Where to put a violent 16-year-old girl?
Iowa juvenile officers struggle with 'real consequence' of girls training school closing
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IOWA CITY — A juvenile court hearing Thursday on where to place a 16-year-old girl convicted of assaulting a residential facility staffer highlights the “real consequences” of closing the Iowa Juvenile Home/State Training School for girls in 2014.
The girl, who has a pattern of assaultive behavior and was convicted in juvenile court of slicing the neck of a staff member at Four Oaks in Cedar Rapids, has been in the Linn County Juvenile Detention Center since April 11. There is no appropriate facility in Iowa to meet her security and behavioral issues, according to testimony during the hearing.
Assistant Johnson County Attorney Emily Voss asked the court to place the girl at the now-closed Iowa State Training School for Girls because she requires that level of restrictive and structured care. The school and juvenile home closed in 2014, but Voss wanted the matter to come before the court.
Voss argued Thursday this is a gender and equality issue and that the state has “failed girls.”
She pointed out having boys and girls together in residential facilities, such as training schools, is not uncommon in other states. If girls with behavioral issues — such as the 16-year-old in this case — are in less secure facilities, they will continue to get into trouble and pick up charges, she said.
The 16-year-old girl’s lawyer, Anthony Haughton, filed a similar motion but asked the court to place the girl at the Iowa State Training School for Boys in Eldora.
Haughton said during the hearing it’s a “rare occasion” when he wants to hug a prosecutor, but this was one of them. He feels it’s unfair to be forced to ship girls out of state, which is being considered for his client.
He asked the judge to order the girl to the boys training school in Eldora with enough time for officials to make arrangements to house a young woman.
Sixth Judicial Associate District Judge Jason Burns in July placed the girl in the care of the Iowa Department of Human Services and ordered that she be placed in an appropriate facility that would meet her “severe behavioral issues.” DHS officials directed juvenile court officers to find a placement in-state or out-of-state.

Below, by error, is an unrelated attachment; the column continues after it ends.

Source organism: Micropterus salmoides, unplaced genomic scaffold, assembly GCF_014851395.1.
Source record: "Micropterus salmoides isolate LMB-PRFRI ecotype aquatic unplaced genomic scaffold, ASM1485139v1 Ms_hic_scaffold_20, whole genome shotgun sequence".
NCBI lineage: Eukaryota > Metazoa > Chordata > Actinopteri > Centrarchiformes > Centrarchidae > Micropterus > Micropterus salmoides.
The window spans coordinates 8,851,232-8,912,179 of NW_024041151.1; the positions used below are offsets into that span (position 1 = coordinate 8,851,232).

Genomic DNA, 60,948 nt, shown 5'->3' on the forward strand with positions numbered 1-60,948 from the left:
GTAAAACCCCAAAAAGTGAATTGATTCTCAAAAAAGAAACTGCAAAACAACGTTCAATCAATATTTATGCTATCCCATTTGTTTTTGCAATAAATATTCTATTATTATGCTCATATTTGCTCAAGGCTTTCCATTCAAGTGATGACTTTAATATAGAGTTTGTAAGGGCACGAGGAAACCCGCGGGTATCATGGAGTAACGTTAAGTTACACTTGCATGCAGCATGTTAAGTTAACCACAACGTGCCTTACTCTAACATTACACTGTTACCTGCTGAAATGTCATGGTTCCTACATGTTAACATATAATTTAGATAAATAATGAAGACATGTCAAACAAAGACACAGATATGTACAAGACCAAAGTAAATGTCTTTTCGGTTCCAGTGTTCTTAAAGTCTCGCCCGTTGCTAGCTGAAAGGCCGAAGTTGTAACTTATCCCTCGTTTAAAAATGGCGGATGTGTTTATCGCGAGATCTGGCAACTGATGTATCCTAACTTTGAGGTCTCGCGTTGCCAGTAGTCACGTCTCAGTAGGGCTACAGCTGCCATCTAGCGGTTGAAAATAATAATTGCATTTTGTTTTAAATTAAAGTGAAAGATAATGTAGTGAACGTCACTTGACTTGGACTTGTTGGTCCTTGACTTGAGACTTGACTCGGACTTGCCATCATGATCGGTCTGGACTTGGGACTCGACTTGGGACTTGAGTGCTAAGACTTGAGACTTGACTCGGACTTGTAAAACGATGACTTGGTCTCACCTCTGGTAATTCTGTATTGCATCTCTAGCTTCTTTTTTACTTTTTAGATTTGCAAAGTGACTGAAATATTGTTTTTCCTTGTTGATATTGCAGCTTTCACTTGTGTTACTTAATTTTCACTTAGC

Burns ordered the review hearing Thursday, expecting a placement would have been found. At the last hearing, juvenile court officers thought Four Oaks might take the girl.
However, juvenile court officer Amy Ryan testified Thursday that Four Oaks will not accept the girl. Ryan said has been checking out-of-state training schools — in Indiana and Michigan — for possible placement. There are concerns about the Indiana facility, and Michigan hasn’t decided on whether to accept the girl.
Erin Altheide, supervisor of Juvenile Court Services in Johnson and Iowa counties, testified juvenile officers have been spending at least three hours a day trying to find a placement for the girl.
Asked how many juveniles can be housed at the boys school in Eldora, Altheide said 130.
Judge Burns, who said he was concerned about equal protection, asked if the girl were a boy, would there be room for her at Eldora?
Altheide said yes. In her 22-year career, she said, she hasn’t needed to place a delinquent boy outside the state.
Vern Armstrong, DHS division administrator, testified he could order Four Oaks to accept the girl but he wouldn’t force it if it wasn’t going to be safe. DHS would have to provide additional support, such as more staff, to Four Oaks or another facility.
Armstrong told the judge the boys school isn’t prepared to take girls. The girl would have to be separated from the boys, and it would require additional staff for her. It would “create chaos” for her to be the only female at the facility, he added.
Voss asked Armstrong if it was fair for girls to sit in detention because there’s no place to send them in Iowa.
Armstrong said he couldn’t answer that question, which is up to legislators and the governor.
“She is facing the real consequences of closing the school,” Burns said. “I will continue to monitor this — it isn’t going away. I may need to have officials here from Eldora to categorically reject her and give reasons (why).”
Burns set another review hearing for Aug. 16,
The state training school for girls in Toledo was closed in 2014 following accusations of unlawful restraining methods and of keeping girls in long-term isolation. A task force appointed by then-Gov. Terry Branstad to study the facility recommended its closure. Most of the girls there were transferred to out-of-state facilities, detention centers or waived into adult court, officials said.
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